Following the announcement on 17 November 2021 of the DIGITAL call for proposals on preparatory actions for common European data spaces, the Commission held an information day on the topics of agriculture and mobility. Over 200 participants (from across the EU and in both public and private sectors) discussed issues such as interoperability, data sovereignty, standards, business case development, cross-sector data sharing and sustainability.
Such data spaces will ensure that more data becomes available for use in our economy and society, while keeping companies and individuals who generate data in control. The data spaces are key deliverables of the European strategy for data, which includes a range of horizontal measures and investments to enable the data economy. These include the regulation on European data governance (the Data Governance Act proposed by the Commission in November 2020), and the Data Act (foreseen for 2022) to create trust and fairness in data access and reuse.
DIGITAL will also support an open-source cloud-to-edge middleware infrastructure benefitting all data spaces, and a Data Spaces Support Centre that will ensure interoperability between data spaces by developing an alignment through the European Data Spaces Technical Framework.
A common European agricultural data space
The objective of the agricultural data space is to develop a secure and trusted data space to allow the farming sector to share and access data, improving economic and environmental performance in the field. Production data, supplemented by publicly held data, presents new opportunities for monitoring and optimising the use of natural resources, and contributes to achieving the objectives of the Green Deal and the Common Agricultural Policy.
The information workshop on a common European agricultural data space opened with presentations from the Directorate-General for Communications Networks, Content & Technology (DG CONNECT) and the Directorate-General for Agriculture & Rural Development (DG AGRI) on the EU’s green and digital ambitions as well as the European Data Strategy.
Major European initiatives, associations, and alliances like IDSA, FNSEA, COPA COGECA, CEMA, iSHARE, Fraunhofer ISST, Agdatahub, AIOTI, T-Kartor Geospatial AB, and Universitat de Lleida summarised their positions towards data sharing in the sector. Presenters recalled the IDS Reference Architecture and the need for a common framework for data spaces. They shared their vision of a sustainable and industry quality-matching interoperability structure to connect online platforms through harmonised technologies. While referring to the Design Principles for Data Spaces, they noted the importance of data sovereignty, security, and trustworthiness. One challenge is the creation of digital identity for farms to gain trust and consent. Presenters covered the latest developments of modelling agricultural data that is both sustainable and economic, and takes into account complex agriculture biogeochemical structures. Finally, in a practical assessment of a live data hub, the EU Code of Conduct on agricultural data sharing by contractual agreement and the obstacles to overcome for wider acceptance were raised.
A common European mobility data space
The information workshop on a common European mobility data space, hosted jointly by the Directorate-General for Communications Networks, Content and Technology (DG CONNECT) and the Directorate-General for Mobility and Transport (DG MOVE), aimed to prepare the constituency for the upcoming DIGITAL call, take stock of existing initiatives, and have an open discussion on issues surrounding the mobility data space.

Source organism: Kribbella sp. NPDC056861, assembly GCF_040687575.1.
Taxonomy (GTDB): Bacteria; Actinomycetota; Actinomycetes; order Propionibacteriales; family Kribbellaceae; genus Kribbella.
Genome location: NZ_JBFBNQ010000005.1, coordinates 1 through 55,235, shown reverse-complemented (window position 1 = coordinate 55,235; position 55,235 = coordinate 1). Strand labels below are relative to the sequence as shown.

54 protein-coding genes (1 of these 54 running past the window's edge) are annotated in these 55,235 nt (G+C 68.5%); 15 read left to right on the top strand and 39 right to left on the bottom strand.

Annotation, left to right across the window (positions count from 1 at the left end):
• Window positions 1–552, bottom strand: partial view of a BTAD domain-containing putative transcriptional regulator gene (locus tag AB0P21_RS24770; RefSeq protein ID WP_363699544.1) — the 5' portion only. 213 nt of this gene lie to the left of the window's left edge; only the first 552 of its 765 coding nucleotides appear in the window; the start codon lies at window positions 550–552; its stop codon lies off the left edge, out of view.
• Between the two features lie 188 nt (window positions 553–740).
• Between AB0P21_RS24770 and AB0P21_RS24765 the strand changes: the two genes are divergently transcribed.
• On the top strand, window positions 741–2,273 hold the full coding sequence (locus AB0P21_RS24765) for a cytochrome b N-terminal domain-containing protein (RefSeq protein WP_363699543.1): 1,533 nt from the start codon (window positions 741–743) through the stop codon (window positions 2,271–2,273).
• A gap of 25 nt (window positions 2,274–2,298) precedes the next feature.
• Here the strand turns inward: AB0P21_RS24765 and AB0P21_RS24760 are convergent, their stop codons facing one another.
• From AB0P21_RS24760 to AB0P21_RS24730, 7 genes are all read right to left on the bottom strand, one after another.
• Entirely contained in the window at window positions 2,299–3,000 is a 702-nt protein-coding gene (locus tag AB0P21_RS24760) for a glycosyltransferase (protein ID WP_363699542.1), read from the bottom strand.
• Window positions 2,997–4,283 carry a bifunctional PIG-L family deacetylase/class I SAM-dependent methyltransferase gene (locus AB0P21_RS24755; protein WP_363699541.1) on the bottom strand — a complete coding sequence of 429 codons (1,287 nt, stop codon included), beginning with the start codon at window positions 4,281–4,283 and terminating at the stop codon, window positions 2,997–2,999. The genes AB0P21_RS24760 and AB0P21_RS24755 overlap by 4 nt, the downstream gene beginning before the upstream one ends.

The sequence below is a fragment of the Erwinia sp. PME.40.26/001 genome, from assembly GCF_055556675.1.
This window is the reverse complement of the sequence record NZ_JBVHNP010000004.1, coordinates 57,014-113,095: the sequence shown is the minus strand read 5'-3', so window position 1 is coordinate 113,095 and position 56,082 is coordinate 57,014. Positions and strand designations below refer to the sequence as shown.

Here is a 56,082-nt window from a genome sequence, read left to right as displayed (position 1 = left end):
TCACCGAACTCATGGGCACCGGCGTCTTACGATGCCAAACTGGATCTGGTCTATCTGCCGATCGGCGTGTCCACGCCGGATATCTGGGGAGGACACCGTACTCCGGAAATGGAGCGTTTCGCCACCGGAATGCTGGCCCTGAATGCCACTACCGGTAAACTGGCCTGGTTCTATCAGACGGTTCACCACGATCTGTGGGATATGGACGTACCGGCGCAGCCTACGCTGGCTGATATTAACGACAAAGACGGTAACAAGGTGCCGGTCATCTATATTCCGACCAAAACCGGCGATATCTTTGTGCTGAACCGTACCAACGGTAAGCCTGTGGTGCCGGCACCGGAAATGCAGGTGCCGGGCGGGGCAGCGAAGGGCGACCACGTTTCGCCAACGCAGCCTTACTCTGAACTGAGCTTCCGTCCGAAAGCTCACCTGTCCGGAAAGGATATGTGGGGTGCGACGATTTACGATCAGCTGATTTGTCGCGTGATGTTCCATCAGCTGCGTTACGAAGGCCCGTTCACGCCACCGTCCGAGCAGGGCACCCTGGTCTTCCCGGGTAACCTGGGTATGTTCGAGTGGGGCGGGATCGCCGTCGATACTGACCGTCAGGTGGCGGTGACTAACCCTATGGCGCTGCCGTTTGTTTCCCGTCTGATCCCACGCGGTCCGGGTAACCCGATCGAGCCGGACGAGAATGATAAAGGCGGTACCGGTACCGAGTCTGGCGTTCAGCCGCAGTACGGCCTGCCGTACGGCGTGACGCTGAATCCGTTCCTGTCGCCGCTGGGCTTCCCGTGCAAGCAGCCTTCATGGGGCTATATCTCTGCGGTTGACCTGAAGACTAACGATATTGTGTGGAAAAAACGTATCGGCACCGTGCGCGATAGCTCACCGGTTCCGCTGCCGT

The EU’s vision for the green and digital transformation is for a 90% reduction in greenhouse gas emissions in the transport sector by 2050. This will rely on data availability, accessibility and exchange. However, challenges remain in handling data, the absence of a cross-border market for data, the lack of data collection and sharing obligations and agreements, and notably incompatible tools and systems, often with different standards. The mobility data space – a key deliverable of both the Data Strategy and the Mobility Strategy – is needed to facilitate data access, pooling, and sharing from existing and future transport databases and platforms.
In a first panel on the challenges and opportunities of the European mobility data space, speakers from IDSA, ACEA, Acatech, ERTICO, VTT and iSHARE presented numerous diverse initiatives at local and national level, including use cases and their specific challenges. The importance of business models and the need to address issues arising from B2B and B2G data exchanges, while considering competition between companies and the viability of intermediaries, were key points during the discussion. A challenge is interoperability, not only within and between sectors but also across borders.
In a second panel, existing mobility data sharing ecosystems and initiatives were introduced by speakers from NAPCORE, DTLF and the EU Agency for Railways. In particular, insights were shared on some of the challenges facing around 30 initiatives in the regulatory sphere, each with their own conditions for data governance, infrastructure or sharing conditions. There is an increasing need to combine data from these different initiatives but also at cross-sector level.
Calls for proposals on two preparatory actions for common European data spaces for agriculture (€2 million) and mobility (€1 million) are now open and will close on 22 February 2022. A call for a deployment action (€8 million) will follow in the third quarter of 2022 for the mobility sector. For the agricultural sector, such an action is under consideration for 2023. Presentations from both workshops are available at the above event webpages, and event reports will follow.